On the evening of March 17, Beijing time, Wu An's father received a phone call and was told that his daughter was missing. "Her father received a call from one of her colleagues and friends in the United States. Honestly, he can't get in touch with her. Then, we tried to get in touch with her, but we couldn't. No one answered the phone, no one answered the wechat phone... Even today, how can it be so hard?" Wu Suzhen cried on the phone.

Wu An's parents work in China's Anhui province. Since Wu's parents learned the news, they have been lying awake at night in tears, wondering how to cope with the possibility that they may have lost their daughter. With the help of the Chinese Consulate in Montreal, Wu's parents will fly to Montreal tomorrow (March 23) to continue their search for their daughter after receiving their visas.

For both of them, a plane ticket almost got in the way. "We're not a very wealthy family. We really don't have the savings to go to Canada. It would be a problem to buy a plane ticket there." Wu Suzhen told Red Star News that with the help of warm-hearted people and staff, Wu's parents had a chance to try to reach Canada as soon as possible.

Where is the man? Who will be in charge?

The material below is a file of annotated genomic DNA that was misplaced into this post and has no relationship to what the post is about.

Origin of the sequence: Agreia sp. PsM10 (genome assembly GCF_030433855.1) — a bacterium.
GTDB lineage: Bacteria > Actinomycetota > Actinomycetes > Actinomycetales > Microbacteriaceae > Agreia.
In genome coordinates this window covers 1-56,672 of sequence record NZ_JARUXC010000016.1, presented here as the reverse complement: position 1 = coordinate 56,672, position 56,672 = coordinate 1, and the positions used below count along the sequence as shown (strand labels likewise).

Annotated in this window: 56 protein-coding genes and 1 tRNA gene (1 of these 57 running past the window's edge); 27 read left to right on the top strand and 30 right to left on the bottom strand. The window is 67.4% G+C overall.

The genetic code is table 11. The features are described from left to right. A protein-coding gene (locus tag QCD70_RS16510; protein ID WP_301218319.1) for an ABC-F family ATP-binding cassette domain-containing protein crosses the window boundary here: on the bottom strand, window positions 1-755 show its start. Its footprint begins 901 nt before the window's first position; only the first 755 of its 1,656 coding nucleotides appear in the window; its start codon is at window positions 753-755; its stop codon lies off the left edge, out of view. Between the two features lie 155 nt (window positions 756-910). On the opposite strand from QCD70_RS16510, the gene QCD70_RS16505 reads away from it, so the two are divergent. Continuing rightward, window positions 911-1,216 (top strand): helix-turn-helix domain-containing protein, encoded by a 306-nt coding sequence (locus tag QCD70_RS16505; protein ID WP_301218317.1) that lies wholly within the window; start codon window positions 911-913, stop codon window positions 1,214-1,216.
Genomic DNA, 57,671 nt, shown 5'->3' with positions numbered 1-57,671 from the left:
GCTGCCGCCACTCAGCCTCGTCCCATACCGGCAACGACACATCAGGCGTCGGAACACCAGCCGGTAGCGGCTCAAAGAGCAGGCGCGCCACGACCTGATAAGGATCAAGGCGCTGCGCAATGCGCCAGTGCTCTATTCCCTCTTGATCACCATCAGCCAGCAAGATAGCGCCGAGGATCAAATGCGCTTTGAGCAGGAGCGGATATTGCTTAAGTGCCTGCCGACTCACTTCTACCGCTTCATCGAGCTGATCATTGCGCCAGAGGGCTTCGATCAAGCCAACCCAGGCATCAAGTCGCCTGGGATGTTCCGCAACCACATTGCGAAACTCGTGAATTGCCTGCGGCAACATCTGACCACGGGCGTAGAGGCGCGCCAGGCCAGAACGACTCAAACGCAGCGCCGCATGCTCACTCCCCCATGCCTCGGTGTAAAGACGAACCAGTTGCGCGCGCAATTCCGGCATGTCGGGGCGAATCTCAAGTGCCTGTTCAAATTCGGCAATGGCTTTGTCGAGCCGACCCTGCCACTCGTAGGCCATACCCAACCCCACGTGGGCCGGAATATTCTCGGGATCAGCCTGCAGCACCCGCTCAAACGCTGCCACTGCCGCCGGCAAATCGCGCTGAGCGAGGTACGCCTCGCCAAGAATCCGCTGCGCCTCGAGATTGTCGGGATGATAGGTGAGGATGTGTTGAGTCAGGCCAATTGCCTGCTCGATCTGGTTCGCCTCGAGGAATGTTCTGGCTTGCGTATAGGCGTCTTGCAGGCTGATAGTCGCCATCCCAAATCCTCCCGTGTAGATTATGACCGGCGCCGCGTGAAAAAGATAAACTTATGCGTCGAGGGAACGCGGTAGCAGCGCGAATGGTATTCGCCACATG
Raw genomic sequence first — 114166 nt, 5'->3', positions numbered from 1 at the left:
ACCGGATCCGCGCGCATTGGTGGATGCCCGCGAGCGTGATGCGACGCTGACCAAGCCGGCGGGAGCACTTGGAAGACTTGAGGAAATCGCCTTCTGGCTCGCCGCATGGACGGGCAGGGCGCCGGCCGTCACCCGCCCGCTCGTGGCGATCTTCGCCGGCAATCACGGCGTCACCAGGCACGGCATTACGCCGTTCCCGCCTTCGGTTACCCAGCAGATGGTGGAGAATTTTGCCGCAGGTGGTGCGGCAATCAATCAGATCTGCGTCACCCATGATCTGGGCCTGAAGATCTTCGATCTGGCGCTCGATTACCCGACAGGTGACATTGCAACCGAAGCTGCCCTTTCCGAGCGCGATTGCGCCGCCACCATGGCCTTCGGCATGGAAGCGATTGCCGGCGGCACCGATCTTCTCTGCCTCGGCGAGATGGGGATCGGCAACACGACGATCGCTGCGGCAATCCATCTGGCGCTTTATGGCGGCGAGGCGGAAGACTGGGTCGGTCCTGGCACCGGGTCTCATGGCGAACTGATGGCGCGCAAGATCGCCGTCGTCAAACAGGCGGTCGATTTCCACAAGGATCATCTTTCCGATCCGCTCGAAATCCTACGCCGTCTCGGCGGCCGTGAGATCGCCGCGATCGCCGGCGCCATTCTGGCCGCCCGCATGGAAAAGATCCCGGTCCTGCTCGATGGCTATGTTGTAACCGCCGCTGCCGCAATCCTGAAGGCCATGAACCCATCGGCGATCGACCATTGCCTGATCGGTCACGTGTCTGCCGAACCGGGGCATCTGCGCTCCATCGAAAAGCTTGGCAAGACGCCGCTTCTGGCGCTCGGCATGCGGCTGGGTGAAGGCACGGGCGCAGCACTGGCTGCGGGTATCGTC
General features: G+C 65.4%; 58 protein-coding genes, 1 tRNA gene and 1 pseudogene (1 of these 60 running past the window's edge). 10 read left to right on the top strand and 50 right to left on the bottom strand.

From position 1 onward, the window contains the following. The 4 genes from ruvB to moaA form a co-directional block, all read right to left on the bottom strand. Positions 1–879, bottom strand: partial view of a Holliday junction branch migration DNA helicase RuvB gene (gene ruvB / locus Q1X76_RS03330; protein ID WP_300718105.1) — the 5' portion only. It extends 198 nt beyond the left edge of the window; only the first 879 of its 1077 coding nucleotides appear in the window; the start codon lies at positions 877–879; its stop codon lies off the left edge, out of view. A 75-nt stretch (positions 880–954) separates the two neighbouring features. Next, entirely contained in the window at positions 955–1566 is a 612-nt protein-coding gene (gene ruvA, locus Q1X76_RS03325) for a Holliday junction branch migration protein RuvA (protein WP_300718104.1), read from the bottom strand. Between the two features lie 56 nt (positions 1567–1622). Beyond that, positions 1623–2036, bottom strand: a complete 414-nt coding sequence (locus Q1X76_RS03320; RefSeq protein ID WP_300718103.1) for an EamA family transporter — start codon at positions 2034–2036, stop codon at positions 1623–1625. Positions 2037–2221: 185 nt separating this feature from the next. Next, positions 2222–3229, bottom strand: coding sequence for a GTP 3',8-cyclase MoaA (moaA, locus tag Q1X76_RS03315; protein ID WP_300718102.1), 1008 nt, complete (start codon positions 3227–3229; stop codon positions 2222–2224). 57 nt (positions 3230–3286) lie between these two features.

These answers still have a "long way to go"

Montreal Mayor Valerie Plant vowed on Tuesday to strengthen oversight of rental platforms and called on Airbnb to work more closely with the city government to crack down on illegal short-term rentals after a fire ripped through a building that included Airbnb units. The city says the building was built in 1890 and that Airbnb-style short-term rentals are illegal in Old Montreal, where the building is located.

Montreal Mayor Valerie Plant said: "What happened here is a complete tragedy. Obviously, if we were dealing with a company that was serious and responsible and said to these Montreal owners' You don't have a certificate, you can't rent out your units, 'we wouldn't be in this position."

Meanwhile, the victim's family has questions. Wu told Red Star News that she learned the Airbnb room was illegal when she watched the news after the fire broke out. "The hotel is illegal. It has no security, no fire protection. What's more, it doesn't meet some of the regulations on short-term rentals. It doesn't have all these [safeguards] that it should have. Why is this happening?"

Wu Suzhen continued: "So if this happens now, what will happen in the future? Who can be in charge? We have not received an answer."

Wu's family may be in for a long wait. As the fire building is a cultural relic building, some demolition work will be carried out slowly. Montreal Fire Chief Martin Gilbert said the second and third floors of the building, where Wu lived, would be torn down "piece by piece." Rescuers "are continuing to scan the site from a safe distance due to the risk of collapse."

In addition, identification will take time, authorities said. Sgt. David Shain of the Montreal Police Department said identifying the remains would be a "lengthy process." "We can't give names quickly." He acknowledged that the wait can be "unbearable" for family members.

Red Star News reporter Wang Yalin intern reporter Deng Shuyi

Editor Guan Li Editor Pan Li